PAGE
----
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Smart Pascal record arrays, brute force search

Having introduced the “self-less” class to my readers in an earlier post (the buddha class as I call it), I started thinking about the practical sides of this. Some may just go “oh, so you have an object with no self, so what?”). Well its actually a big deal, especially when talking with servers and dealing with the myriad of non-standard data formats out there.

Array of record

Dictionaries are great because, behind the scenes, they are organized in such a way that the key you use to read or write a value, can be more or less instantaniously verified, looked up and accessed.

Dictionaries can be made in a number of ways, using various formulas for turning a string-key into a meaningful number (which in turn points to the data it represents).

Finding stuff in unstructured data is fun

Finding stuff in unstructured data is fun

But this article is not about fancy dictionaries, but rather something resembling an array of unstructured record. Where each item in the array can actually differ from the other both in content and layout  (!) Just think about it: under JavaScript libraries throw different structures around like candy, and there is no such thing as a fixed standard.

So let’s say you call some NodeJS webservice and it nukes you back with 100, 10000 or 1000000 records with completely different structure and content — that would pose quite a challenge using ordinary Delphi or FreePascal (well, not difficult but time consuming at least).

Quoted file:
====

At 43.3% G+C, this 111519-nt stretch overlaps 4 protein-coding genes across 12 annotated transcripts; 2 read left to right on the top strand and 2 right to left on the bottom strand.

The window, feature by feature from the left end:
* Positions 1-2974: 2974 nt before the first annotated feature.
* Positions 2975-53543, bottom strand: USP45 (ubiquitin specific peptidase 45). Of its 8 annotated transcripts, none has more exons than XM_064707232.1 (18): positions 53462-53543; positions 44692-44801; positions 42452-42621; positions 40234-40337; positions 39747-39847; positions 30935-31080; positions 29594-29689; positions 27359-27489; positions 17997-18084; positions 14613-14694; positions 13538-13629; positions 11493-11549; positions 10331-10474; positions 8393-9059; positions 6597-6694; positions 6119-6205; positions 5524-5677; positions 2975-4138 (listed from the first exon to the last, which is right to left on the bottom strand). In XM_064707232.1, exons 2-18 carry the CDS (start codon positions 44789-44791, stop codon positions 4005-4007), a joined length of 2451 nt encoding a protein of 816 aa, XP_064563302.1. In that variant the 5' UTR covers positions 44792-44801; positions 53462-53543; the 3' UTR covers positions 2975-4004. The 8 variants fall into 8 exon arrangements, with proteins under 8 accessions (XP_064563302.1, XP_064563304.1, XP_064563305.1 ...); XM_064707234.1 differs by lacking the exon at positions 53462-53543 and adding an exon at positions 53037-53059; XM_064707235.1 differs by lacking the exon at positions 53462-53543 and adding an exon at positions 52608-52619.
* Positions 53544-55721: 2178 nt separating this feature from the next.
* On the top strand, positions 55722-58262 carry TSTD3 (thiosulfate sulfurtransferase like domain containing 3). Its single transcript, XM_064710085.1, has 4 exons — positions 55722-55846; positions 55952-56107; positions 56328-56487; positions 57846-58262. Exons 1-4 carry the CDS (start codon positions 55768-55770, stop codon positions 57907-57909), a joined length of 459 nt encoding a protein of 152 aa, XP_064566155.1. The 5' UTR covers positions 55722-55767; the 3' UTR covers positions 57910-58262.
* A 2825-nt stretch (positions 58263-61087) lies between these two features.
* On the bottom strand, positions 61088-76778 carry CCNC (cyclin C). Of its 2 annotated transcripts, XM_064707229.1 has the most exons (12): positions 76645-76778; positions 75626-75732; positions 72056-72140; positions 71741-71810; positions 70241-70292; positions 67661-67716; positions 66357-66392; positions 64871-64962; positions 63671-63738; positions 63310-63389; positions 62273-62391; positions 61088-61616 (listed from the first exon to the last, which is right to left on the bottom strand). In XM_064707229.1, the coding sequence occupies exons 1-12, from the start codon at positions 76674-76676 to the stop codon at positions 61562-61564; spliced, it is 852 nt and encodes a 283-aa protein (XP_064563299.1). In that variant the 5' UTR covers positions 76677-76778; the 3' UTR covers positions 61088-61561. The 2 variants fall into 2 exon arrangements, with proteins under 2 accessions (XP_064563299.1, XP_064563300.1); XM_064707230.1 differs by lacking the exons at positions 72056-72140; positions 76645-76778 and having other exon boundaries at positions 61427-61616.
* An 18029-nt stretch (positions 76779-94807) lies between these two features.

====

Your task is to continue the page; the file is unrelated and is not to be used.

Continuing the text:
Let’s see just how fast we can push JavaScript to search a large mass of unstructured data. Note: I will be using code which is not yet in the RTL here, just so you dont freak out. The Ticks functionality will be introduced in the next Smart Update.

Right, so let’s start with the basics, lets give things some names:

type
TW3Associate  = variant;
TW3Associates = variant;

Variant under Smart Pascal is not the same as a Delphi, C++ or C# variant. It is just a way of saying “we dont know the type” of something. It essentially maps to JObject which is the most basic, empty “object” JavaScript can muster.

Next, Let’s create some data to play with:

procedure TForm1.W3Button2Click(Sender: TObject);
var
  Associates: Array of variant;
begin

  for var x:=1 to 1000000 do
  begin
    Associates.add(
      class
      cssname := "Item#" + IntToStr(x);
      typevalue := x;
      end
    );
  end;

end;

This gives us an array of one million JavaScript objects, each with two properties. Next step is to use some old school, brute-force searching. We are going to use loop-expansion, meaning that instead of a simple for/next loop dealing with a single item at a time – we are going to process 8 items per cycle.


function SearchAssociates(const Field:String;const Value:String;
  const Associates:TW3Associates):TW3Associate;
begin
  result := unassigned;

  (* Setup look expansion *)
  var index    := 0;
  var LLongs   := associates.length shr 3;